Next, quilt as desired!  I chose to quilt this in straight lines because the pattern made that easy without extra marking.  You might choose to do cross-hatch or grid quilting, or even free motion quilting.  It's all up to you!  

Trim any excess backing and batting off your quilted piece, squaring it up as needed.

Here you can see what the back of my piece looks like - the Warm & Natural really looks almost like felt.  You could also use a piece of fleece as batting, which wouldn't require an additional backing piece either.  If you do use fleece, though, be sure it doesn't show through your block!  

Your next step will be to cut two pieces for your pillow back.  Each one needs to be the same width as your quilted pillow front, and 22" long.  Fold each of them in half so that you have a piece the width of your pillow and 11" long.  Press the fold.  

Now lay your pillow front face down with the top up at the top of your worktable.  Take one of your backing pieces and lay it with raw edges against the bottom and right edges of your pillow top.  Pin from the corner about 2/3 of the way to the left along the bottom.  (If you are more precise than I am, and your backing piece is exactly as wide as your top, go ahead and pin all the way to the corner.)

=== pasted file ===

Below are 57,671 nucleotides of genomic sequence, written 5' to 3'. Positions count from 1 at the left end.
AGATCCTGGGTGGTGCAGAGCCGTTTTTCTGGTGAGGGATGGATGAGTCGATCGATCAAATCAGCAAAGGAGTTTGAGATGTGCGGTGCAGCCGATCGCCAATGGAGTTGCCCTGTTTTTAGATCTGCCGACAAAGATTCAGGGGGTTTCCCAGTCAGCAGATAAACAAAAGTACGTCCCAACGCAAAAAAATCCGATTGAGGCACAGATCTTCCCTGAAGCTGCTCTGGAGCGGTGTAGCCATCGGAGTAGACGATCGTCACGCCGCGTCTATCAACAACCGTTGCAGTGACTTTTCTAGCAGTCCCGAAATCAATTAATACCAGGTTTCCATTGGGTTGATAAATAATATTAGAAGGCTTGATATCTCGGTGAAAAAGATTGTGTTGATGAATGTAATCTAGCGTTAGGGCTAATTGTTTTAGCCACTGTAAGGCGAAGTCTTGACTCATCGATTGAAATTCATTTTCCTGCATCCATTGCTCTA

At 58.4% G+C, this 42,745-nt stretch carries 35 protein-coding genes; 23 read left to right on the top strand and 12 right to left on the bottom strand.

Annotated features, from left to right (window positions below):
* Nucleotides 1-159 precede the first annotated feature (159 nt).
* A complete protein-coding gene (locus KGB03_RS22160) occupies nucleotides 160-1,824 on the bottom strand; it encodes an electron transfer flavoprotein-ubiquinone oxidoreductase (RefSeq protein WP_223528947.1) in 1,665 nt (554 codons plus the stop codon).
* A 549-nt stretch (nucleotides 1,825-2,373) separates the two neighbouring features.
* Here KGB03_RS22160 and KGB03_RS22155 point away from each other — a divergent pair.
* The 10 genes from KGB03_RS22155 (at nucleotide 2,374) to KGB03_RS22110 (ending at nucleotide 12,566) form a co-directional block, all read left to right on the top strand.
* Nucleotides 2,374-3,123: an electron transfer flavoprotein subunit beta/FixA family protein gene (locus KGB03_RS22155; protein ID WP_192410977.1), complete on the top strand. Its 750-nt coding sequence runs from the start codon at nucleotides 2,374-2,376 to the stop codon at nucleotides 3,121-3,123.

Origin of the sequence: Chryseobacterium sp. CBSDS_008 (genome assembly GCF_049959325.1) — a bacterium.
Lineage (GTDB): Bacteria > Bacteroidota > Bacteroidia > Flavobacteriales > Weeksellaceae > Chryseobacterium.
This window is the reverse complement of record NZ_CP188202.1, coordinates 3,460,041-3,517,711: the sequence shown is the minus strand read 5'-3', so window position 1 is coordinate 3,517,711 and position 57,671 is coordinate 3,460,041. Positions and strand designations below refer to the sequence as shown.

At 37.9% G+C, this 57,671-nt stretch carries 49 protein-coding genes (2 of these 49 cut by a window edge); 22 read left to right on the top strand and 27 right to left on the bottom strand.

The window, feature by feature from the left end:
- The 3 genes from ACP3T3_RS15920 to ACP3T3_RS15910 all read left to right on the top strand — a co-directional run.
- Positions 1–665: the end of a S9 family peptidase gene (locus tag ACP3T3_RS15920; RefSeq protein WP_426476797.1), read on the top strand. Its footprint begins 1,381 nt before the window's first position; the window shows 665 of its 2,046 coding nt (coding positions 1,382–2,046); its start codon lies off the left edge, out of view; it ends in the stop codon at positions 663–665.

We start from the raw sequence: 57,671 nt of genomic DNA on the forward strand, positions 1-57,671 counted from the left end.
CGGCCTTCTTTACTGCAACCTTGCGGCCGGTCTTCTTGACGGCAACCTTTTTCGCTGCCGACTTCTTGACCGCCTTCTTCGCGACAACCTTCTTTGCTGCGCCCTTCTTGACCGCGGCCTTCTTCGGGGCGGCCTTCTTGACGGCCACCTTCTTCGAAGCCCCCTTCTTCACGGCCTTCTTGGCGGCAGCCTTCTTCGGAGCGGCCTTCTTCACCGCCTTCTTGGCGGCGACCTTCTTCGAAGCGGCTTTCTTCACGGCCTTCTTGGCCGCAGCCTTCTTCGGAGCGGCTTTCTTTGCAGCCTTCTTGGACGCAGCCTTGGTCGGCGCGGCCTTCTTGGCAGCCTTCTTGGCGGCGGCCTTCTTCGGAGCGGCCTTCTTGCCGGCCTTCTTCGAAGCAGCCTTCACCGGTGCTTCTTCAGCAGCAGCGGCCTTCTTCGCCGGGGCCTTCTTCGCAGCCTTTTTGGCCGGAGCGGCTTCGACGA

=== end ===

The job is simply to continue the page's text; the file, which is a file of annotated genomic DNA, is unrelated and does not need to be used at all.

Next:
Now lay the other backing piece on the top, matching up the top and right hand edges and pinning in place 2/3 of the way across the top and at the overlaps on the side.  If your backing pieces are the same width as your top, go ahead and pin the left side the same way as the right side.  If not, flip it over to trim the pieces to the correct size.

See!  This is what happens when you cut all your pieces at the beginning - quilting almost always makes your front smaller than it started out.  So it's time to trim!

Lay your ruler on top of the pillow top and trim the backing excess away.